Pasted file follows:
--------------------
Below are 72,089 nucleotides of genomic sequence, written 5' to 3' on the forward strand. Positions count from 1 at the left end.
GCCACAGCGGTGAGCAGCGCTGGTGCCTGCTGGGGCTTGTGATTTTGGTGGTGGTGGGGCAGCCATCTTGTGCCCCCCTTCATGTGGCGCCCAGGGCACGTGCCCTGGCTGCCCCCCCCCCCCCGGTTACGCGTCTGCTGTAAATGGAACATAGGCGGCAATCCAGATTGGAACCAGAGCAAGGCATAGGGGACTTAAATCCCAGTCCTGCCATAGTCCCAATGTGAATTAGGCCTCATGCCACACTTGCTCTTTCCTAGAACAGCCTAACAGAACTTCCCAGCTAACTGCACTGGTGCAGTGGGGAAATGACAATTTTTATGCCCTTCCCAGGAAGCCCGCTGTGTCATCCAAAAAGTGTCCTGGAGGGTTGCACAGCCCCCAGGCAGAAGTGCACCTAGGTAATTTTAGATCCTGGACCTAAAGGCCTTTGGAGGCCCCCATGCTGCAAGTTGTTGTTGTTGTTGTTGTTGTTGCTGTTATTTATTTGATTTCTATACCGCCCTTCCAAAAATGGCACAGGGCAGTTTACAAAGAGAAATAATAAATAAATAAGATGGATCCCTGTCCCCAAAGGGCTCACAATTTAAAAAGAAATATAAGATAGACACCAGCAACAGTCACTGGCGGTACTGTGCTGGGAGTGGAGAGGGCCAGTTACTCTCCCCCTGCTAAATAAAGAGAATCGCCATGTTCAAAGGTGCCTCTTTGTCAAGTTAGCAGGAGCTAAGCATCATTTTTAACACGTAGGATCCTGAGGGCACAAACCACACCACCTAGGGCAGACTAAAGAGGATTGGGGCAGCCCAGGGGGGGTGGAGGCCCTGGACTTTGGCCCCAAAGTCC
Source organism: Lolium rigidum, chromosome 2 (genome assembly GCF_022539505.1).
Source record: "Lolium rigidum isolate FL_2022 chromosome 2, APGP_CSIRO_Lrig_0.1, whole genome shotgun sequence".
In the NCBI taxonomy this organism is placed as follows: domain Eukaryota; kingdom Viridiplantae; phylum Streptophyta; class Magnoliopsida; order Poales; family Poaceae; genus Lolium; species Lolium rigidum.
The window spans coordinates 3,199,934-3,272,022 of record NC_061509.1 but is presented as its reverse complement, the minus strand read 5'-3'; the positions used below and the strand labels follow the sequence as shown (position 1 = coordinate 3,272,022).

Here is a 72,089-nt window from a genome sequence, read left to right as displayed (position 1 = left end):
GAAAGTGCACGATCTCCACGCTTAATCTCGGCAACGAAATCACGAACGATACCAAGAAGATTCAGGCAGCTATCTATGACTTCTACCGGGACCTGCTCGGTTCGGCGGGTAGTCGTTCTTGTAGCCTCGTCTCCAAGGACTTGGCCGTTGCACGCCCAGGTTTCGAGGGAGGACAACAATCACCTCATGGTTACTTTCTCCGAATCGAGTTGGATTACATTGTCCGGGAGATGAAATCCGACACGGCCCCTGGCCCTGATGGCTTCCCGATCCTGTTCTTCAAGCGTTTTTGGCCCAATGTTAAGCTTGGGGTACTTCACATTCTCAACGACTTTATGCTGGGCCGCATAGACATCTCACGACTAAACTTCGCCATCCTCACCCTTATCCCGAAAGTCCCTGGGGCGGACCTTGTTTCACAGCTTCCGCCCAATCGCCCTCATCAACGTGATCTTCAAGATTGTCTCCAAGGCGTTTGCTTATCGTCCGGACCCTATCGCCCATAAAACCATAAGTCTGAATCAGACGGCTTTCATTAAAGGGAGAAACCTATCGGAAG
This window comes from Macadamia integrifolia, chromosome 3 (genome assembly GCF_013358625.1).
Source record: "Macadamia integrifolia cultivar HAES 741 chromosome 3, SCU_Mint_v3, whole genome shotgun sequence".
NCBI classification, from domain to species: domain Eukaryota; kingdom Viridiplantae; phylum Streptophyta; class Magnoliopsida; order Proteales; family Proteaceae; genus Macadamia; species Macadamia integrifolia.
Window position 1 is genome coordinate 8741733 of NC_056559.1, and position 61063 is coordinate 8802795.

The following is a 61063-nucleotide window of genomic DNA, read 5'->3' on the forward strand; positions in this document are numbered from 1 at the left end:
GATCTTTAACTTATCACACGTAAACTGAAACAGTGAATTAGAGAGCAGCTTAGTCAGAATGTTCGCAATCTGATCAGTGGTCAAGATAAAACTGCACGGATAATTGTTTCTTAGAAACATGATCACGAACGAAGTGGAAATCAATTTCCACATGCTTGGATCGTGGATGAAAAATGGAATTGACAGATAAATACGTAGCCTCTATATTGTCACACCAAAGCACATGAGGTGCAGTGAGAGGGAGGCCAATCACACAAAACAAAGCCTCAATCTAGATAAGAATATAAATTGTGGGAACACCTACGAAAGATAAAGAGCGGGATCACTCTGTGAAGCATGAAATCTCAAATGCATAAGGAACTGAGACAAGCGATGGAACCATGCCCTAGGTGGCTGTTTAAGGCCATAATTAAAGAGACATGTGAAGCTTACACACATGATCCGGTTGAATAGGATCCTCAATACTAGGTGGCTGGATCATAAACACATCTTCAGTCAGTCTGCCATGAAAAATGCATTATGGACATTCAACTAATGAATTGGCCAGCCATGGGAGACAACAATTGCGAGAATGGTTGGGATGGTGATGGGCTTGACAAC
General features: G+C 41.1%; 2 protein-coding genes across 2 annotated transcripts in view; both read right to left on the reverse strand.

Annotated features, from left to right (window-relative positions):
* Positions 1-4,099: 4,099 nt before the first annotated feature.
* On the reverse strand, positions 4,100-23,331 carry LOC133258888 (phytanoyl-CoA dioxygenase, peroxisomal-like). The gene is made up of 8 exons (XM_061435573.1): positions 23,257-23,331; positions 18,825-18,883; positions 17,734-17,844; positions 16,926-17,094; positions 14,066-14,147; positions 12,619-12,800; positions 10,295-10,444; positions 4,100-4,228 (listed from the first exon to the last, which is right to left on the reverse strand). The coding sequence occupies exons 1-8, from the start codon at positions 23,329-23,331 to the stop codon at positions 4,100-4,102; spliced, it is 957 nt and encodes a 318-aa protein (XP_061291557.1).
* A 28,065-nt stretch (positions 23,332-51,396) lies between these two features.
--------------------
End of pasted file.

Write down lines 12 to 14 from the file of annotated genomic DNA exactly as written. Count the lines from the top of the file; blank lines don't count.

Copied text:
Window position 1 is genome coordinate 8741733 of NC_056559.1, and position 61063 is coordinate 8802795.

The following is a 61063-nucleotide window of genomic DNA, read 5'->3' on the forward strand; positions in this document are numbered from 1 at the left end:
GATCTTTAACTTATCACACGTAAACTGAAACAGTGAATTAGAGAGCAGCTTAGTCAGAATGTTCGCAATCTGATCAGTGGTCAAGATAAAACTGCACGGATAATTGTTTCTTAGAAACATGATCACGAACGAAGTGGAAATCAATTTCCACATGCTTGGATCGTGGATGAAAAATGGAATTGACAGATAAATACGTAGCCTCTATATTGTCACACCAAAGCACATGAGGTGCAGTGAGAGGGAGGCCAATCACACAAAACAAAGCCTCAATCTAGATAAGAATATAAATTGTGGGAACACCTACGAAAGATAAAGAGCGGGATCACTCTGTGAAGCATGAAATCTCAAATGCATAAGGAACTGAGACAAGCGATGGAACCATGCCCTAGGTGGCTGTTTAAGGCCATAATTAAAGAGACATGTGAAGCTTACACACATGATCCGGTTGAATAGGATCCTCAATACTAGGTGGCTGGATCATAAACACATCTTCAGTCAGTCTGCCATGAAAAATGCATTATGGACATTCAACTAATGAATTGGCCAGCCATGGGAGACAACAATTGCGAGAATGGTTGGGATGGTGATGGGCTTGACAAC